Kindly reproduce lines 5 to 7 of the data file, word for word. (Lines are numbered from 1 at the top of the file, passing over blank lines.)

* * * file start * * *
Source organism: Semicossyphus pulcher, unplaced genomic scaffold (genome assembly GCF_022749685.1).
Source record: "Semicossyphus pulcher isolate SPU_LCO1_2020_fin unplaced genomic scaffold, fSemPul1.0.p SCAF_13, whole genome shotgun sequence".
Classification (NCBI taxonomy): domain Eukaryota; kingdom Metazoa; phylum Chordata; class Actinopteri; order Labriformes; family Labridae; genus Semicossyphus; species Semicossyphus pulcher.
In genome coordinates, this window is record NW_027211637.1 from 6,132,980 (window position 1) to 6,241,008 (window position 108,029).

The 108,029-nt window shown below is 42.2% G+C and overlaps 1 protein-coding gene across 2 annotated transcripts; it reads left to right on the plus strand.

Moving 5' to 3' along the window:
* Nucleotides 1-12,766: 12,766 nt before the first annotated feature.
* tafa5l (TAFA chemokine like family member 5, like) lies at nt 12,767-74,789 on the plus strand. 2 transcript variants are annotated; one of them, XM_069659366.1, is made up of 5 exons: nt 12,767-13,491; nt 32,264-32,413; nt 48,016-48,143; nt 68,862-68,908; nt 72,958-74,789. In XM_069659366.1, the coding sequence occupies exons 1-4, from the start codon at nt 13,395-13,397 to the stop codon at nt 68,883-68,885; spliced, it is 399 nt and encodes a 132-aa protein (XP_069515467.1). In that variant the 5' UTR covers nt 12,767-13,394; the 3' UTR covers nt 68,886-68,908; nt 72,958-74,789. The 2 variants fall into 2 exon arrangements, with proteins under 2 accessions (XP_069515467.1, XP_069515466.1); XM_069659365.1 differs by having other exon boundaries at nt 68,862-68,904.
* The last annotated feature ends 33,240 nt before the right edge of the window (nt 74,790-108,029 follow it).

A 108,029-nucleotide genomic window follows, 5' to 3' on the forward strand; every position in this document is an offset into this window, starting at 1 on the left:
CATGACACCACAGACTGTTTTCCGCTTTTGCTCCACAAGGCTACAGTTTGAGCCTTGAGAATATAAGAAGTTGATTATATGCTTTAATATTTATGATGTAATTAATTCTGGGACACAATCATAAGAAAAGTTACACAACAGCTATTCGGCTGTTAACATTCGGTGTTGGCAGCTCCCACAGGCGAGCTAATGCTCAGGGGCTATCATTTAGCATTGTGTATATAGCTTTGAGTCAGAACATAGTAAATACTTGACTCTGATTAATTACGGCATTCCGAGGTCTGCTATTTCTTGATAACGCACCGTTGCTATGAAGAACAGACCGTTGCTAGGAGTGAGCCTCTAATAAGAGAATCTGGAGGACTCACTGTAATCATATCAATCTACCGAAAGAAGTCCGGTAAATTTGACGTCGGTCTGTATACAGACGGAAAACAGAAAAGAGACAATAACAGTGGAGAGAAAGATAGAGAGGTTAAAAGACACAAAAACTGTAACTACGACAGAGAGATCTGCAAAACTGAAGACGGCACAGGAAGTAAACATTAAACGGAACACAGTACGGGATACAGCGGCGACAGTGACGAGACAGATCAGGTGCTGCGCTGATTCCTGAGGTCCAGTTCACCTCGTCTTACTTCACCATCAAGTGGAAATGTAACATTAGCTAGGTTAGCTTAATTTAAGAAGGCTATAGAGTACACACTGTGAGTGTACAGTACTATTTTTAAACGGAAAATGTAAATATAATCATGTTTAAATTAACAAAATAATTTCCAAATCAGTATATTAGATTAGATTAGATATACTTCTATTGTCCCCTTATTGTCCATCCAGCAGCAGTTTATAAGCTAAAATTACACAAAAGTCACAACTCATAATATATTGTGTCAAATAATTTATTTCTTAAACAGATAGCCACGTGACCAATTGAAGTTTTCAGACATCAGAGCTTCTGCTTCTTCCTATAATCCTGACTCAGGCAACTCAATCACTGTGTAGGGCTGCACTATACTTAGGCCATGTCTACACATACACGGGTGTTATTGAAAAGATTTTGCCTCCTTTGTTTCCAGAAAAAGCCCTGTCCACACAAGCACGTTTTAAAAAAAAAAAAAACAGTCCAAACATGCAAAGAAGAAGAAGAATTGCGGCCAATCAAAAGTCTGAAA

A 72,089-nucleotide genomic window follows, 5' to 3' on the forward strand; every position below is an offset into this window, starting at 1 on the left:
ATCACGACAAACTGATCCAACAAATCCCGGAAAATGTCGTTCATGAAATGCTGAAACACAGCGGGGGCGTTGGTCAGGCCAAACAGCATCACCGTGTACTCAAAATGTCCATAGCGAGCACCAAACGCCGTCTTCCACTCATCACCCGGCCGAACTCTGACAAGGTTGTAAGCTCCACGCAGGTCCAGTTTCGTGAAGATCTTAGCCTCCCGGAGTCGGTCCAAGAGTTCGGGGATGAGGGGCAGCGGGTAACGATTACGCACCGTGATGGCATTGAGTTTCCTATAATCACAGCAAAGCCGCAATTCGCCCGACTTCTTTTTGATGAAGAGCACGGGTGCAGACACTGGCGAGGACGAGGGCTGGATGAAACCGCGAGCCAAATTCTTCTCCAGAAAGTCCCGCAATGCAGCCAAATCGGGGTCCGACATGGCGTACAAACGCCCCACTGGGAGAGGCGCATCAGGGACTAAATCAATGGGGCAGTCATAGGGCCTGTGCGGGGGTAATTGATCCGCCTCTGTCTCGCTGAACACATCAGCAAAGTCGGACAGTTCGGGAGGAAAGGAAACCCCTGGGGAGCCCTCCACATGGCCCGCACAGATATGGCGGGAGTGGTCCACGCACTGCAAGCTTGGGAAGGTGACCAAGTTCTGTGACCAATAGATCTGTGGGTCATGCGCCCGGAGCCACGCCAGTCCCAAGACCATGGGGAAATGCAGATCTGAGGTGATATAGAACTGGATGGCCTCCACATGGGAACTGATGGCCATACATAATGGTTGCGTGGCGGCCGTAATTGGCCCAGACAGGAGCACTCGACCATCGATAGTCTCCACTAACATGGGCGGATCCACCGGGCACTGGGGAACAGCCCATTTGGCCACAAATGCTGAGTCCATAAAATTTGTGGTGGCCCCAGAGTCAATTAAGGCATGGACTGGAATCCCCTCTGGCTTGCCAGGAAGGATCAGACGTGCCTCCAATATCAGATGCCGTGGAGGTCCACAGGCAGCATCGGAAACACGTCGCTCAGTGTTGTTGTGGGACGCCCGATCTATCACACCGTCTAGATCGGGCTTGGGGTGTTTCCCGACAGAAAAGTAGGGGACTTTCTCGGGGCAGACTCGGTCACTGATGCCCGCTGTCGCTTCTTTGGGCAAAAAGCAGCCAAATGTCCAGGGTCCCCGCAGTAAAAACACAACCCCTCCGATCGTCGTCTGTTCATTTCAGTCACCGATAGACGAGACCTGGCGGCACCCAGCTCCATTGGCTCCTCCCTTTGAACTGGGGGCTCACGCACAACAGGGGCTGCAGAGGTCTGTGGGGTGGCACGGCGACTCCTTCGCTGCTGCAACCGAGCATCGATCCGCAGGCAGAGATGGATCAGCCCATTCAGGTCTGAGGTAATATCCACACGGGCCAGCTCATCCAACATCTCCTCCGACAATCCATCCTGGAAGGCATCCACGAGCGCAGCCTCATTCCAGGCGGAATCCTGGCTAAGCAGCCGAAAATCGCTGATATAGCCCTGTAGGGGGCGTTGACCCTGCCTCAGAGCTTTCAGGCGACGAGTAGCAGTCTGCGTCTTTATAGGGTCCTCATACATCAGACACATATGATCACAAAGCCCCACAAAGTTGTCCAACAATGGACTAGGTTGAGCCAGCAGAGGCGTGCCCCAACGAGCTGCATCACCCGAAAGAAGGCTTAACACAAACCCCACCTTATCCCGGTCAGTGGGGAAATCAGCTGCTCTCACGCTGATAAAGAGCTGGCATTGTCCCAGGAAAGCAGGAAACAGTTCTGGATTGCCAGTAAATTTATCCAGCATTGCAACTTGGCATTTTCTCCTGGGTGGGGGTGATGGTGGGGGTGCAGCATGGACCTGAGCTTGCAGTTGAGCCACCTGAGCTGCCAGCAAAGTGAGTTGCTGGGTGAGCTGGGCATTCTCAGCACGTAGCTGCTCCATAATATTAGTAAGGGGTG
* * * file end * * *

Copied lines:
The 108,029-nt window shown below is 42.2% G+C and overlaps 1 protein-coding gene across 2 annotated transcripts; it reads left to right on the plus strand.

Moving 5' to 3' along the window:
* Nucleotides 1-12,766: 12,766 nt before the first annotated feature.